Thanks. :)

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Don't sell people short.


I'm sitting here watching Rocky Balboa on Showtime, and... I'll be damned: It's actually pretty good. What's really surprising is that Stallone wrote and directed it - and both the writing and the direction are pretty tight. Who knew.

Preconceived notions and all...

Here I was, thinking Sly was all washed out, and then he comes up with this little gem.

I should have known better.

Taking inventory of ALL preconceived notions about everything and everyone, and throwing them out the window in bulk.


Advergirl dishes out some A-list wisdom


Some sweet, sweet words of wisdom from Advergirl:

What's the number 1 reason agencies lose accounts? I would argue that it’s complacency. The agency is coasting. They probably don’t even realize they’re doing it. But after years with a product, it’s easy to get too close to it, to lean on old insights, to produce rather than create.

Taking a strategic approach to every project is fighting the coast.

But, more importantly, it's getting to do the best at your job - who wants to be a pair of hands when you can be a leader?

* * *

Once you've tried out the same Idea three or four times, only to find a big ugly mess at the end, it's just human nature to kill that Idea out on hand of the fifth go round. But a scrappy little rookie might look at it another way. Sure it didn't work the other times; so, what can we do differently to make it successful this time?

* * *

We all get into a groove. The creative brief works like this. Client Z will always want this. For retail, we always do this.

The new kid in the room carries none of that history. And asks - preferably in a brief way - why? Or how? Or what about this? Or do we have research on that?

Keep asking those questions. Looking for holes. There's always more to learn.

'No' is the easiest word to say. Finding a way to say 'yes' can be the first step to great work.

Clearly one of my new favorite reads.

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Thanks for the nod, Advergirl Blog!



Something to mull over:


The commoditization of everything is turning the US into a 2nd world country.

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Business Travel Tip #471: Get to know your cabbies.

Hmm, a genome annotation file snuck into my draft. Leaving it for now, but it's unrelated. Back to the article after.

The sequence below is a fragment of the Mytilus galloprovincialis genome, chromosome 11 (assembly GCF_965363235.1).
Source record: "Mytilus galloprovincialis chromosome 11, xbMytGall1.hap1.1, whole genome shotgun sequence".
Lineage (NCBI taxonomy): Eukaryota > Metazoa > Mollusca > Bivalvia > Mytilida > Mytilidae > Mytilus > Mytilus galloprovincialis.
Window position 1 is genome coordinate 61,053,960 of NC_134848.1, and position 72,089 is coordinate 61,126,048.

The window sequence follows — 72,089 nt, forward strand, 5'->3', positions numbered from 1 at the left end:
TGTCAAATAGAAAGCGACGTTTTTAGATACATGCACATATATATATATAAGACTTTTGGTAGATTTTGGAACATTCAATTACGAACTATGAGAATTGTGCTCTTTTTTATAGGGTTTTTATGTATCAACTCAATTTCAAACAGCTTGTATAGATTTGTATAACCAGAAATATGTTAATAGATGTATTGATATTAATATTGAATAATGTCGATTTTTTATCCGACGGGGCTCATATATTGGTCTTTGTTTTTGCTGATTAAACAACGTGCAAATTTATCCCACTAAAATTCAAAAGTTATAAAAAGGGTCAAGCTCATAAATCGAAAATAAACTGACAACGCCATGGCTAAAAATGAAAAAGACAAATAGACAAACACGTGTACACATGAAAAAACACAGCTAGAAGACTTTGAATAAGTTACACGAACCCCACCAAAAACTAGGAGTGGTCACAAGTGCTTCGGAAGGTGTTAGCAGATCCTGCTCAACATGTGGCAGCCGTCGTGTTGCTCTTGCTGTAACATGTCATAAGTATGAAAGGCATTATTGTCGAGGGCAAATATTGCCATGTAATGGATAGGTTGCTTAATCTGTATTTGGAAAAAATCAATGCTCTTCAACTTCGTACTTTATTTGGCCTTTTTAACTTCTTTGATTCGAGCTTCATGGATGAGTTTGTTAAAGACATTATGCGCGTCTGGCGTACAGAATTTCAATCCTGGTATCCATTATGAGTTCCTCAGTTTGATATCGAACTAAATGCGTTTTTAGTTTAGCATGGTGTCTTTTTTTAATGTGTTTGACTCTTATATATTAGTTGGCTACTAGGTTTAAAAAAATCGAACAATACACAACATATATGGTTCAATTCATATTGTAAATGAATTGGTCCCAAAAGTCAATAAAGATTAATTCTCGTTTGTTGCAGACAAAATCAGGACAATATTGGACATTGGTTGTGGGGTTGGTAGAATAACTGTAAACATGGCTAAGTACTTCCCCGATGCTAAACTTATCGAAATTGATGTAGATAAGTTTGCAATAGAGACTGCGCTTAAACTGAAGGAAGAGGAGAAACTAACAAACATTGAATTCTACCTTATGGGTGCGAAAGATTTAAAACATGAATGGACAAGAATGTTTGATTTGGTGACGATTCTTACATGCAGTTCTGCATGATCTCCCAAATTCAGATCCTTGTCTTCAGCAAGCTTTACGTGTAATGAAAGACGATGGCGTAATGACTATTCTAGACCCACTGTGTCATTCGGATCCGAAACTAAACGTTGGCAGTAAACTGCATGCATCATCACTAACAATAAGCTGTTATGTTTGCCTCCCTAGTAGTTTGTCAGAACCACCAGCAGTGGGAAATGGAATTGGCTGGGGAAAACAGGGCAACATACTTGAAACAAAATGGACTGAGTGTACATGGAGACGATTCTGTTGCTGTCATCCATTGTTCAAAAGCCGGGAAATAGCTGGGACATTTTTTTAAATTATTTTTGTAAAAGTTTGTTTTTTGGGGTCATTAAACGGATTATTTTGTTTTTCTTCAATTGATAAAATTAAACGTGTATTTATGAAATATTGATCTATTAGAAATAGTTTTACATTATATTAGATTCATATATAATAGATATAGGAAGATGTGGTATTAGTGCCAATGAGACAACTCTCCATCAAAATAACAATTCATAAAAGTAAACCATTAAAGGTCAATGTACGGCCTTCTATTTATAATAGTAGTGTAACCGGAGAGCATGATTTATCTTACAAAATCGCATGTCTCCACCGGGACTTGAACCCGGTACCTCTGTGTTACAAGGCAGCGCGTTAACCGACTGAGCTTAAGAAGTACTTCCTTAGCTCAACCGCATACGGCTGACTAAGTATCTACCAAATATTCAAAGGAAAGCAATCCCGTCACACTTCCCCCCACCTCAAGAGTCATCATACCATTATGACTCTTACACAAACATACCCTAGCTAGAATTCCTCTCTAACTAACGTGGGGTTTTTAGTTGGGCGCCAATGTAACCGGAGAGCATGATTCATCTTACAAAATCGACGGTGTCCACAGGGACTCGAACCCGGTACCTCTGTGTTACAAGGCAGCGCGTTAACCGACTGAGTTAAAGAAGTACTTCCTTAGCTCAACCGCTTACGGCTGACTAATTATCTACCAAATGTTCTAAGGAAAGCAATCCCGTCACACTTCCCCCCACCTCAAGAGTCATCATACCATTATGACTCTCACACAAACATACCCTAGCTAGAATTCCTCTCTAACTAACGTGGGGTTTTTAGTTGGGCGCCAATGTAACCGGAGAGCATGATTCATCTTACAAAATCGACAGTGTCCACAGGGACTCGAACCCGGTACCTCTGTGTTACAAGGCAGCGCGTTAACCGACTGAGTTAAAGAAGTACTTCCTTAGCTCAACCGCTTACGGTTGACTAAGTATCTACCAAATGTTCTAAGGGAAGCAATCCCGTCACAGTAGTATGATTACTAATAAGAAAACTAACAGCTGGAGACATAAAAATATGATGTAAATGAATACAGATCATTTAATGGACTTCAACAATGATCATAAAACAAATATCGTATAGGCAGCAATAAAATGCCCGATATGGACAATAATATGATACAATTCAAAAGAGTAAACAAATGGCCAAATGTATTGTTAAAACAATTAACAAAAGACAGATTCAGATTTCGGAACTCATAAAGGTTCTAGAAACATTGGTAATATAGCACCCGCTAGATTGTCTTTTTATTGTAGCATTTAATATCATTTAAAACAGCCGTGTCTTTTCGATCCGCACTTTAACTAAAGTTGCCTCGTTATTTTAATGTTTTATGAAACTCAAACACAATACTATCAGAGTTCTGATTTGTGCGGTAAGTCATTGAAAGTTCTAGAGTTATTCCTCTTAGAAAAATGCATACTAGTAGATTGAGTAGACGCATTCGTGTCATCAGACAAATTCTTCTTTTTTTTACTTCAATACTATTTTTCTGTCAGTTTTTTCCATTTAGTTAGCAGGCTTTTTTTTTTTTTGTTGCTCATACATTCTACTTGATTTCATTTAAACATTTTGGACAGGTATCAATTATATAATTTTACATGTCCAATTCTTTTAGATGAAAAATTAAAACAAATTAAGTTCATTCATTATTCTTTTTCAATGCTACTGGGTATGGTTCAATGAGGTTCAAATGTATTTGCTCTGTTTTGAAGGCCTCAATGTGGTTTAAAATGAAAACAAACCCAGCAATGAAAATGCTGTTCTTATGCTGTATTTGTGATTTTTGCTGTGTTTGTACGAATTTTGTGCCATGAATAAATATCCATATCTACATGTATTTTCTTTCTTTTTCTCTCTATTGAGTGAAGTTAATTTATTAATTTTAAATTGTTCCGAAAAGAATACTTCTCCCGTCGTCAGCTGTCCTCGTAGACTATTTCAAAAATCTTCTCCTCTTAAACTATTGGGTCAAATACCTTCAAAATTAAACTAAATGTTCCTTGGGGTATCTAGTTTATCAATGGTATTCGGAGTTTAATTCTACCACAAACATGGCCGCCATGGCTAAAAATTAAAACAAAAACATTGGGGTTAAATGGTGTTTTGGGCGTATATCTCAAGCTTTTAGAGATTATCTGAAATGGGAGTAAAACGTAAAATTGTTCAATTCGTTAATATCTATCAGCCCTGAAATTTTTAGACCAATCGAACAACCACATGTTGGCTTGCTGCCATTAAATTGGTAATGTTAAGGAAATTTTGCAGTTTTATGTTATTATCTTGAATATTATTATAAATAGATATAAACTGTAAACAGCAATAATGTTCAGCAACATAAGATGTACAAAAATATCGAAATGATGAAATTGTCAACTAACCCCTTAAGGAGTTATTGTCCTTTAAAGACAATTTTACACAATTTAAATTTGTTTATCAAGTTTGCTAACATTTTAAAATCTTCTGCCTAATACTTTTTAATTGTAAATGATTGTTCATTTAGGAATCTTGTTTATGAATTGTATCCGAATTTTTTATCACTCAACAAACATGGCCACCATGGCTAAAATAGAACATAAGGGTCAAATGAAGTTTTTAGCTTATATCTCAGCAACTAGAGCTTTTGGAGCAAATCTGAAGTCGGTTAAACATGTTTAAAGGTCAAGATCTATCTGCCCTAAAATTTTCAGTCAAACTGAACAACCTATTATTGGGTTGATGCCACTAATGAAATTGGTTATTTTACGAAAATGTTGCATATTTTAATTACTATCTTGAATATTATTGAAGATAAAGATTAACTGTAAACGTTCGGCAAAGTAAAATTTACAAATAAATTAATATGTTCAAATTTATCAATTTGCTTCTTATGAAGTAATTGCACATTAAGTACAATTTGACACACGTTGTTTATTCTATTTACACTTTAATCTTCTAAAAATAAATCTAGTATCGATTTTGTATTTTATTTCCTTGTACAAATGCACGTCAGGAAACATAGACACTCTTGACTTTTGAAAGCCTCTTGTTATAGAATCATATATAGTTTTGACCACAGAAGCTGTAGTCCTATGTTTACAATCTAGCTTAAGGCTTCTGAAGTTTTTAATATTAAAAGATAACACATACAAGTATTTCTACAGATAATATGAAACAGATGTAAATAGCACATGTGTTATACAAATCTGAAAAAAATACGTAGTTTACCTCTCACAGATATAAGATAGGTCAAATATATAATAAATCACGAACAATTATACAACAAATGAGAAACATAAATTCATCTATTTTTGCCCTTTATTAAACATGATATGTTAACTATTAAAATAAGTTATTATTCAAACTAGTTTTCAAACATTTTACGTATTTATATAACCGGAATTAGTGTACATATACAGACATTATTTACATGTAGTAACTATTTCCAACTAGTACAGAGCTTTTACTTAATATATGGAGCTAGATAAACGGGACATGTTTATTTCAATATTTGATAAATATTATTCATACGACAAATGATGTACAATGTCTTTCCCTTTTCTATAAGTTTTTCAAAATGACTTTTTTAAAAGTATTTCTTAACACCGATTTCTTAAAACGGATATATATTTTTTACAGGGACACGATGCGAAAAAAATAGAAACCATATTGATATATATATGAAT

Cab drivers are some of the most interesting people you'll ever meet. And some of the most knowledgeable about the places you visit for business or leisure. be super nice to them, chat them up, and get them to tell you a good story. it'll make your ride to and from the airport a great one, and they probably won't try to stiff you.

They'll also treat you extra nice, which always sets the stage for a great check-in at your hotel or at your airline terminal. Trust me, the doorman at whatever hotel you're going to will take his cues from how well your cabbie treats you as he drops you off. They have radar for stuff like this.

It's fascinating to me how much people open up to you when you engage them with curiosity and enthusiasm. And the upgrades... Wow. The upgrades. Turning on a little charm goes a long way to helping human touchpoints everywhere create a remarkable brand experience for you everywhere you go.

And wearing big Hollywood sunglasses at all times seems to help, for some strange reason.

Go figure.

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Heading out to Microsoft CPS


Fort Lauderdale, here I come!

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I was subjected to this horror earlier tonight while signing out out of my yahoo email and couldn't resist posting about it. Here'smy 90-second rant:

Hey, FRS: This only works if the superstar athlete is a) still competing, b) 100% not tainted by doping allegations, and c) still a role model to anyone with half a soul.

Poor choice on all counts.

Looking forward to the Barry Bonds version of the ad.

Oh, and Lance... stick to selling Nike,Oakley and Trek. Everything else is off limits to you from now on.

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Critics who kill Speed Racer are morons.


Come to think of it, let's just call movie critics as a whole "morons." How about this: Go see movies for yourselves, and make up your own minds as to whether or not they pushed the right buttons for you.

But back to the Wachowski Brothers' Speed Racer: You may hear or read a lot of bad reviews about the film. Things being said will fall along the lines of..."Too cartoonish" or "too C.G.I.-looking," or the most annoying yet "looks more like a video game than a movie." Bleh.